In the book "Public Opinion", by Walter Lippmann, he writes the following on page 313:
If, then, you root out of the democratic philosophy the whole assumption in all its ramifications that government is instinctive, and that therefore it can be managed by self-centered opinions, what becomes of the democratic faith in the dignity of man? It takes a fresh lease of life by associating itself with the whole personality instead of with a meager aspect of it. For the traditional democrat risked the dignity of man on one very precarious assumption, that he would exhibit that dignity instinctively in wise laws and good government. Voters did not do that, and so the democrat was forever being made to look a little silly by tough-minded men. But if, instead of hanging human dignity on the one assumption about self-government, you insist that man's dignity requires a standard of living, in which his capacities are properly exercised, the whole problem changes. The criteria which you then apply to government are whether it is producing a certain minimum of health, of decent housing, of material necessities, of education, of freedom, of pleasures, of beauty, not simply whether at the sacrifice of all these things, it vibrates to the self-centered opinions that happen to be floating around in men's minds. In the degree to which these criteria can be made exact and objective, political decision, which is inevitably the concern of comparatively few people, is actually brought into relation with the interests of men.
First, you might notice the continuation of both the themes I mentioned above. Now, I would implore my readers who haven't taken a look recently into Alexis De Tocqueville's books "Democracy in America" to at least consider taking a refresher before quickly responding. Walter Lippmann wrote this in 1922, when those "18th century" ideas were still fairly fresh in the minds of Americans. As I pointed out here, progressives have always looked down their nose at those old ideas from the Founding era(They do not just do that today) and sneered at them in various ways, and Lippmann is doing that here.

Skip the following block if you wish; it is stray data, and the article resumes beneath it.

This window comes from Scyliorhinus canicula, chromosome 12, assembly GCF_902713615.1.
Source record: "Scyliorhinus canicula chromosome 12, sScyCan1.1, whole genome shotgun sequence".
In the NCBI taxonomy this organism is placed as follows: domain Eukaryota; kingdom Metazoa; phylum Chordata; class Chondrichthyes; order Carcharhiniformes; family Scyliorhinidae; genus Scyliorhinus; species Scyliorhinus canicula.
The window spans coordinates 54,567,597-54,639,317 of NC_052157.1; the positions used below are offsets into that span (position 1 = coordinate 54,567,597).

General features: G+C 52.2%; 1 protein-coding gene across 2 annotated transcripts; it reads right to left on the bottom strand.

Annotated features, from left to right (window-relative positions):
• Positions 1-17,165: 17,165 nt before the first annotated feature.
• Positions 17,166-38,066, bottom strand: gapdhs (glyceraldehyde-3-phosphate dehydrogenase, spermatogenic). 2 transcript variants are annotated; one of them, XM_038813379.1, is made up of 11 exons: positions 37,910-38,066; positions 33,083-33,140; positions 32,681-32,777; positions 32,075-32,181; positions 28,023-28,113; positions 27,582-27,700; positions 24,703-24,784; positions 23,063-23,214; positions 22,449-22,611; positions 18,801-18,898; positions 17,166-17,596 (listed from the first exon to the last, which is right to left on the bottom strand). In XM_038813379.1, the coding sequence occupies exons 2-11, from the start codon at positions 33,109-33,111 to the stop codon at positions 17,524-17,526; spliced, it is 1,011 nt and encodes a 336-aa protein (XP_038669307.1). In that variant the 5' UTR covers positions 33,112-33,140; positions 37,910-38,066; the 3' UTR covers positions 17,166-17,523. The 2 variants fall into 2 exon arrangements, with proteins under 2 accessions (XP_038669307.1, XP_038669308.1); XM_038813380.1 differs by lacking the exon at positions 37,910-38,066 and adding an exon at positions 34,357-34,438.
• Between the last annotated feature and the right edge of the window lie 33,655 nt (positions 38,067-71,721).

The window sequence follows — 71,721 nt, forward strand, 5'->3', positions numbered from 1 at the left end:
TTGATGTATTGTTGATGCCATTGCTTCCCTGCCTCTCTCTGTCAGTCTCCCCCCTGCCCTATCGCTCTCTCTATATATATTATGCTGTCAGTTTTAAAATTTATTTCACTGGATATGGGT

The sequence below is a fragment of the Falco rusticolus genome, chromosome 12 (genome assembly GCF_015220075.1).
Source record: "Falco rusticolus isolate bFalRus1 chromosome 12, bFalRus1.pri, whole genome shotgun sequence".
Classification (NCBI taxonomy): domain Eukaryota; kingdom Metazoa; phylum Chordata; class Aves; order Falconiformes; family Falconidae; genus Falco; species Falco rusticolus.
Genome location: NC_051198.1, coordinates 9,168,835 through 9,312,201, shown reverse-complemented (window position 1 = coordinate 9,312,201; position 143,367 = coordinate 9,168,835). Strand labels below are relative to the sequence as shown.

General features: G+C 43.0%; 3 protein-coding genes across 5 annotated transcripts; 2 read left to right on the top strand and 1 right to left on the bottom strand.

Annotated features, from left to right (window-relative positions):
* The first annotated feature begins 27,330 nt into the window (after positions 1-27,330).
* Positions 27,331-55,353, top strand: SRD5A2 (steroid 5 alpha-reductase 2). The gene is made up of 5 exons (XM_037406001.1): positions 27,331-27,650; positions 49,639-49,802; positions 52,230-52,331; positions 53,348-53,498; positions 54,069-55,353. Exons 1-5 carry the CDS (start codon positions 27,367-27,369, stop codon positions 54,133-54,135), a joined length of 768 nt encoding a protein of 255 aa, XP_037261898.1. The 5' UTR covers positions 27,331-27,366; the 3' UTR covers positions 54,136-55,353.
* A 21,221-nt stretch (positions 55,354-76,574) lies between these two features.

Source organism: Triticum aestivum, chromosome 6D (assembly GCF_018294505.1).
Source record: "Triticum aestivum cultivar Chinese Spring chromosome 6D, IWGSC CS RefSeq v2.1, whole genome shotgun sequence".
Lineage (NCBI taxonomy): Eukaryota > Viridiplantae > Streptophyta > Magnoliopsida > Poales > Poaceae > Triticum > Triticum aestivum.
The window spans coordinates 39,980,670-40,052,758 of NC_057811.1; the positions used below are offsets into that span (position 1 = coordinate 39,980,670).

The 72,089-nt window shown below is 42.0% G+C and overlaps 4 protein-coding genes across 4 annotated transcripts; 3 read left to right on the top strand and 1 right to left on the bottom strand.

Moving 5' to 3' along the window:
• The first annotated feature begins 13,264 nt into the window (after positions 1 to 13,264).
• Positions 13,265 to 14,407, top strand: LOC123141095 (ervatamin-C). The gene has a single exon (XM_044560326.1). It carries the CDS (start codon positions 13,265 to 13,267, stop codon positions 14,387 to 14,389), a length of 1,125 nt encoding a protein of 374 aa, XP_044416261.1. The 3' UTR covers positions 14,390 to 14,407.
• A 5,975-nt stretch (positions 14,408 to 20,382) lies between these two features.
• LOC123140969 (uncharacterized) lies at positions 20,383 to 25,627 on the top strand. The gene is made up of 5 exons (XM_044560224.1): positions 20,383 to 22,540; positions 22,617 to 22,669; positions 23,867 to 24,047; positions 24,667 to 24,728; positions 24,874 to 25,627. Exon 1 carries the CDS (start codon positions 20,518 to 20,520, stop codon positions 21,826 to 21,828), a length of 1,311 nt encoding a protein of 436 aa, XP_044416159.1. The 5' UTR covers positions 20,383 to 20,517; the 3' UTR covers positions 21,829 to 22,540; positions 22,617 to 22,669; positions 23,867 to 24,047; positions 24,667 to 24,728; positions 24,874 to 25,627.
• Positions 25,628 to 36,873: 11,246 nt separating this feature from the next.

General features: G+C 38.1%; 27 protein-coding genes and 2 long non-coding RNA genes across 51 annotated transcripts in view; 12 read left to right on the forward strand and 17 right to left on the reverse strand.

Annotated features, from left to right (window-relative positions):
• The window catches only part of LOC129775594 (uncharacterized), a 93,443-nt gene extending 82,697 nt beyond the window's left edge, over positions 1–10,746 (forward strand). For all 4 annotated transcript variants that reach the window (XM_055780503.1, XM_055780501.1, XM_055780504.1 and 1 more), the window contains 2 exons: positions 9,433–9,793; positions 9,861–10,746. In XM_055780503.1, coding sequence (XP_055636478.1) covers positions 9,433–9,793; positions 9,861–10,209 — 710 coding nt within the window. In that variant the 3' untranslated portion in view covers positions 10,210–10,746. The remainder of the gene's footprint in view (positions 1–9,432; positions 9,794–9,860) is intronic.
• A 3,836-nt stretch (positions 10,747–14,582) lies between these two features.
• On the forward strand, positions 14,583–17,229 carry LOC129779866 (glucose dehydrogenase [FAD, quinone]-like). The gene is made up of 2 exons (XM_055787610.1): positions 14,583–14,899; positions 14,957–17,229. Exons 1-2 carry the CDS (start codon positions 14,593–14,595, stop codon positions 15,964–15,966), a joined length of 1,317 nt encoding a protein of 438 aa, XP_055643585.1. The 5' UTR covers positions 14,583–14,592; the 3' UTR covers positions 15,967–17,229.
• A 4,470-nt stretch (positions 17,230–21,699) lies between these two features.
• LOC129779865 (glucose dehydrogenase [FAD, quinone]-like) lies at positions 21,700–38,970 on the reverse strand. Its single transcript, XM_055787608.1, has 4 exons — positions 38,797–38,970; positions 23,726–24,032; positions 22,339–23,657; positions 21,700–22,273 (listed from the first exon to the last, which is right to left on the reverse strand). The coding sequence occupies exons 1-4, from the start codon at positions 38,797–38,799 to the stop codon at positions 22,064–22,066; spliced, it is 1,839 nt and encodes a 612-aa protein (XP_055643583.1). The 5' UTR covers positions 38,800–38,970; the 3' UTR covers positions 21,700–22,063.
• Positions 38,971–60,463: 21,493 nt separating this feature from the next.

I brought up Tocqueville's "Democracy in America" because he highlights that the voters did do that. That is, Tocqueville contrasted citizens of Europe with Americans, in that Americans rarely if ever felt government in their daily lives, whilst Europeans faced a much more dismal, government-centric way of life. And that's what Lippmann is lamenting. It's not that we kept government out of our lives, it's that the master minds don't approve of how we did it. It would be easy for any one of us to say "Yeah, Lippmann is right! These people re-elected Obama!" forgetting just how much context counts.